Performing Gender (Part I): Sex, Drag, and Male Roles

 “... [G]ender norms are not fixed in stone for all time, but are constituted by a collection of unwritten regulations that are constantly evolving through the performative repetition of their behavioral premises, and constantly vary according to the contextual specifics of class, race, and geographical location. Thus, while we cannot arbitrarily step outside of the binary gender framework and simply "choose" our own ways of being, a degree of individual agency may come into play through our modified repetition of the existing gender models available to us. For example, a woman who comes to feel oppressed (in whatever way and with whatever degree of consciousness) by social expectations of femininity may begin to challenge them by modifying or replacing them with some adapted version of "masculine" behavior or attitudes.”
- Diane Torr (Sex, Drag, and Male Roles)

TW: Paragraph 3 holds brief mentions of death, violence, hate crimes, SA/R, and self-injurious behavior.

    In observance of the upcoming RuPaul’s Drag Race Season 15 finale, this week’s Highlight is looking at the art form of drag. As much as I’d like to dive right into Drag Race, I know to better appreciate its current status we should start with its Ballroom heritage, appreciate its BIPOC pioneers, and uphold/tear down the patriarchy through it (?). In true oSTEM fashion, however, we’re breaking it up into parts to further reduce our words:Newsletter ratio. 

    Ballroom was a queer safe haven from America in the 70s, and an incubator for various forms of self-expression, during which performance drag was able to flourish. Pose’s Blanca put it best: “Balls are a gathering of people who are not welcome to gather anywhere else, a celebration of a life that the rest of the world does not deem worthy of celebration.” It shielded queer individuals from the normalized intolerance and injustices posed by their mere existence outside, all the while an ignorant administration neglected the damage of the HIV/AIDS epidemic as it ravaged the community’s numbers and hope. Ball’s protection from the cruel outside world was fortified by the unity and freedom queer people felt while on the inside. 
    Nevertheless, the community would often be reminded of the shielding Ballroom bubble’s fragility, as hate crimes, assault, manipulation, rape, and murder persisted and no justice would ever follow through in their experiences. It is vital to acknowledge the defense mechanism and escapist nature which Balls, houses, and other queer cultures drew from, especially because of the limited queer history available to us. Ballroom is very much still alive and a thriving environment that continues to harbor queer arts. While it infiltrated mainstream culture with true representation (not just through influence or subtle code), our right to public spheres has yet to be fully established (both from the outside with legislation, or from the inside with misogyny, transphobia, etc.).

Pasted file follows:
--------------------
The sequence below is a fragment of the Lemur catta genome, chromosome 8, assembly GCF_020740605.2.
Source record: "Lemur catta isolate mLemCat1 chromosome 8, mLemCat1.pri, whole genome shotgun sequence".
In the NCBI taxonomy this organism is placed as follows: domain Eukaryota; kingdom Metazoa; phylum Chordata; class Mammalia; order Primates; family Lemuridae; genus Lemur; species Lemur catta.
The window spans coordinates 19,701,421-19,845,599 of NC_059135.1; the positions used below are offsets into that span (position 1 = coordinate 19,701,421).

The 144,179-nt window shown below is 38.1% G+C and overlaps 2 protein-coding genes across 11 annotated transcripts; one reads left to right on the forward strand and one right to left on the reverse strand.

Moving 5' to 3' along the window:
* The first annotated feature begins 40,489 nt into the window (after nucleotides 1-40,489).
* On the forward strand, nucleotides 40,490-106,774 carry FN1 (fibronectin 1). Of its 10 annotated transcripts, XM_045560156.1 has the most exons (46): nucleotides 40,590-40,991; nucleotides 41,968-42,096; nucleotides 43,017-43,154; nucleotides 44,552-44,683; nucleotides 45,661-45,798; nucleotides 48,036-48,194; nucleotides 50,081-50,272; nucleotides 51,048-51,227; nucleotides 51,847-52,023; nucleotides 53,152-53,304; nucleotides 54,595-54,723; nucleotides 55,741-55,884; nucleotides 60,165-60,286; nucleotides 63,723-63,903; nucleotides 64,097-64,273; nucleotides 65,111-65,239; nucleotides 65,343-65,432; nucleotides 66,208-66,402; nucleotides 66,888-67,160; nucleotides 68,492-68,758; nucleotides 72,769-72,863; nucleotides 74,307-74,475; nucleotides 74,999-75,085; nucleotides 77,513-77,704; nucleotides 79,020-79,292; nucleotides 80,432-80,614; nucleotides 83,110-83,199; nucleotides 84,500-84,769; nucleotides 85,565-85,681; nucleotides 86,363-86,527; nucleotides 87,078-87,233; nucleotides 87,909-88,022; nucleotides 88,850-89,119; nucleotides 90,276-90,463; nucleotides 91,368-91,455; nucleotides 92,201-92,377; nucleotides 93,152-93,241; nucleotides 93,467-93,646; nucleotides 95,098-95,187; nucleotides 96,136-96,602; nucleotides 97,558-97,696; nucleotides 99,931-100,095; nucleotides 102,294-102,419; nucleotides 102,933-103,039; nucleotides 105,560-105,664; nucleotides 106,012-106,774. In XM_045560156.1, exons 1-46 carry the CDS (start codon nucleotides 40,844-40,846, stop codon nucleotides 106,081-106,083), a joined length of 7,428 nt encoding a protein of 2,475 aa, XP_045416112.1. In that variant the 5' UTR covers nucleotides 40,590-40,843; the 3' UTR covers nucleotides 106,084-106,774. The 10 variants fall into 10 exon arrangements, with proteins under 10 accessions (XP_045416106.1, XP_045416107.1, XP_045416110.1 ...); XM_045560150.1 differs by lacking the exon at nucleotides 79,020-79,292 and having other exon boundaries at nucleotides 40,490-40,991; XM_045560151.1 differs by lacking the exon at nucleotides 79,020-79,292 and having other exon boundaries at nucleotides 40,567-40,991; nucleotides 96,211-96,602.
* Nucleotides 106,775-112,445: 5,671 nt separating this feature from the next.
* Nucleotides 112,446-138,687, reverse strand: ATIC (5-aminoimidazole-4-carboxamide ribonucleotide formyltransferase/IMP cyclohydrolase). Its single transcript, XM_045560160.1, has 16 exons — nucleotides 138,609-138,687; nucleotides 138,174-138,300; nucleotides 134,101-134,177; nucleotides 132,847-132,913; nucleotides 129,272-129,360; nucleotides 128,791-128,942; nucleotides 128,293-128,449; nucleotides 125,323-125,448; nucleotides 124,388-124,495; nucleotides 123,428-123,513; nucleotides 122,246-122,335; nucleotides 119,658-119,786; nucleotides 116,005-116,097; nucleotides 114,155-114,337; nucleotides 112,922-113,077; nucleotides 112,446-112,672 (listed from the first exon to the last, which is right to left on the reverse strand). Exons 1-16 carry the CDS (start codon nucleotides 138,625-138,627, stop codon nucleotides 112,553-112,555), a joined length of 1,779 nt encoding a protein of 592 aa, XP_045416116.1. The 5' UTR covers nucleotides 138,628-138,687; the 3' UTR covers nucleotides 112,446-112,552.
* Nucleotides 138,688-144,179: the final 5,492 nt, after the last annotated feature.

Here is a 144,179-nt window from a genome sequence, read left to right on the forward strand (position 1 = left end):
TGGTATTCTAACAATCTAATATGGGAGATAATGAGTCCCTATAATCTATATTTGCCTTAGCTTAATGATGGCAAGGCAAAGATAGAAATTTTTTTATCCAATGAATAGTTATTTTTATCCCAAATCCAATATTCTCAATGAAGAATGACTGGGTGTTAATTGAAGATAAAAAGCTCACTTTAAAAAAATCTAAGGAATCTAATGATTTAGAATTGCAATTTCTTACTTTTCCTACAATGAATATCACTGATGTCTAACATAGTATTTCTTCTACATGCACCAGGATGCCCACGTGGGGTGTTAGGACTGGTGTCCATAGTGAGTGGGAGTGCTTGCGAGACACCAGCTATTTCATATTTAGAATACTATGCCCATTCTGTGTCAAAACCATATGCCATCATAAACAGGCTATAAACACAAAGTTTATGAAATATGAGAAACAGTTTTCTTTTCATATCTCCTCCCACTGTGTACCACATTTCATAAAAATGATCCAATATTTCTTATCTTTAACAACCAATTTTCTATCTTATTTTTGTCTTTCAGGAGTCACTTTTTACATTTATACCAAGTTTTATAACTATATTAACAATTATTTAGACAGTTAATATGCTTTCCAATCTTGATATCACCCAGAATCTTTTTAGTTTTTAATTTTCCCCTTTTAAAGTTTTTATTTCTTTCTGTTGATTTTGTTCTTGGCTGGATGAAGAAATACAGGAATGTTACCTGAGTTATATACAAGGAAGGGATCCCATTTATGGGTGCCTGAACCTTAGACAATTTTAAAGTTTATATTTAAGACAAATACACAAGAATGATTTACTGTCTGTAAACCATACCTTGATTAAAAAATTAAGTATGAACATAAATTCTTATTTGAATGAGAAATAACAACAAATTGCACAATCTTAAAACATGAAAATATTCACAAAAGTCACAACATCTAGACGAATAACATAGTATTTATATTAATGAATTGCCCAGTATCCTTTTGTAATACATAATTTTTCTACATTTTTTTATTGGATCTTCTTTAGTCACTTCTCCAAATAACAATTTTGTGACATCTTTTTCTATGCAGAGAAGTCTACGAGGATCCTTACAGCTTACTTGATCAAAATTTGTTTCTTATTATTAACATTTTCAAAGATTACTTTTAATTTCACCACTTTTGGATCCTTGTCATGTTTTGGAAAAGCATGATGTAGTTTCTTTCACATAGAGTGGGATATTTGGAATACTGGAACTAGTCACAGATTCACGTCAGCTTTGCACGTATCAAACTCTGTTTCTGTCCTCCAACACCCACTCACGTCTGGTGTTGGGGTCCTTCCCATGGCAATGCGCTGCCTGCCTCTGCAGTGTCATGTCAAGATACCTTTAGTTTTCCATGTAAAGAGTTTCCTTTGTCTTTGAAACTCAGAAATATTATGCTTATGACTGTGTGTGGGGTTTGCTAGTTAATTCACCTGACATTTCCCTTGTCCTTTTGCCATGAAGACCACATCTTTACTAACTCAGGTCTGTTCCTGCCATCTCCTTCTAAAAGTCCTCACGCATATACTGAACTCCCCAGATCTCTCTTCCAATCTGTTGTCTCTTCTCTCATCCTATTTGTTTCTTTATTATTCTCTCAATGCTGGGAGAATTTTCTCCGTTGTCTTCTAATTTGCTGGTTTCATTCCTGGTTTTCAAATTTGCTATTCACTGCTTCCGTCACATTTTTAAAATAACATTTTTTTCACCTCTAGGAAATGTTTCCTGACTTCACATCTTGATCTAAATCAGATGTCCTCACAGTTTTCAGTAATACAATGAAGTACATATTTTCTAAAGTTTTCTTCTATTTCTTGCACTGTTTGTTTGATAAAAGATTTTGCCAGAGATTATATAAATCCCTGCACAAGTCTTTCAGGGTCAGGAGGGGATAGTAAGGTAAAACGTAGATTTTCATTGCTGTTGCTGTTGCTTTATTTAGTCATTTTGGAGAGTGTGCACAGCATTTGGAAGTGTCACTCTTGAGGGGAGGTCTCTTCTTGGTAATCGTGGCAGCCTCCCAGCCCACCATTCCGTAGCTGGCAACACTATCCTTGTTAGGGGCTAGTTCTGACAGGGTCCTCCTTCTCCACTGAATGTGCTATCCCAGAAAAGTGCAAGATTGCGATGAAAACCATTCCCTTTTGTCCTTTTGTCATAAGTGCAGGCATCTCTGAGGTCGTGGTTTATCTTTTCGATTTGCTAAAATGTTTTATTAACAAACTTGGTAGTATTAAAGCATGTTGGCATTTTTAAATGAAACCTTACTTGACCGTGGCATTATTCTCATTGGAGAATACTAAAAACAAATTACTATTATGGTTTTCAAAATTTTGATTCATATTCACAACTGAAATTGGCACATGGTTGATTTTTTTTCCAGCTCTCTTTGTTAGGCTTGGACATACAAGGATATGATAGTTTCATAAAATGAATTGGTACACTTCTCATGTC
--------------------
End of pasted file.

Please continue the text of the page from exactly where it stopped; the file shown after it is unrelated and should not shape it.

Authors, Diane Torr and Stephen Bottoms evaluate gender performance through drag in their book Sex, Drag, and Male Roles: Investigating Gender as Performance, considering what the art form can teach, and what aesthetic, political, and personal questions it raises. Their book follows Torr’s pioneering of NYC’s 70s and 80s drag king scene, analyzing her ‘man-for-a-day’ workshops aimed at cis women seeking help navigating a misogynist workforce. Her work enlarges the conversation now into the drag’s potential for political utility & application, blurring of gender lines, and allowing for gender permutation for everyone. 
    In disconnecting sex from gender, Torr draws from Judith Butler’s Gender Trouble proposing temporal-based gender constructs, concurring good gender performance’s dependence on a “collection of unwritten regulations”. Interestingly, Torr’s contextualization establishes the repetition of gender norms as upholding their dynamics and questions the need for drag’s gender subversion. However, this is where Torr disagrees with Butler, pointing out her conflation of sex and gender, even in her other works like Female Masculinity, and analysis of drag only accounting for drag queens, not kings. Drag’s employment of gender subversion does rely on repetition but its disregard for sex and trivialization of “good gender performance” erode binary separation.
Racers, start your engines!

oSTEM Bi-Weekly GMM Logo


oSTEM Bi-Weekly GMM

Friday, April 14, 2023
5:00pm - 6:00pm
Genesee 308, 500 Joseph C. Wilson Blvd, Rochester, NY 14627, United States
Add to Google Cal, Outlook, Yahoo, iCal

Our bi weekly member meeting



oSTEM General Feedback Form

This is oSTEM's main form for you to submit any comments, questions, suggestions, opportunity submissions, and/or feedback. You can choose to submit anonymously (CCC may ask you to log in, but that's just to ensure it's from a UR student, not a random internet person) or share your name/email. 

If you run into any issues with the form, please email us at so we can fix it right away.

Complete the Form


Newsletter's Poll Response Survey

Complete the Form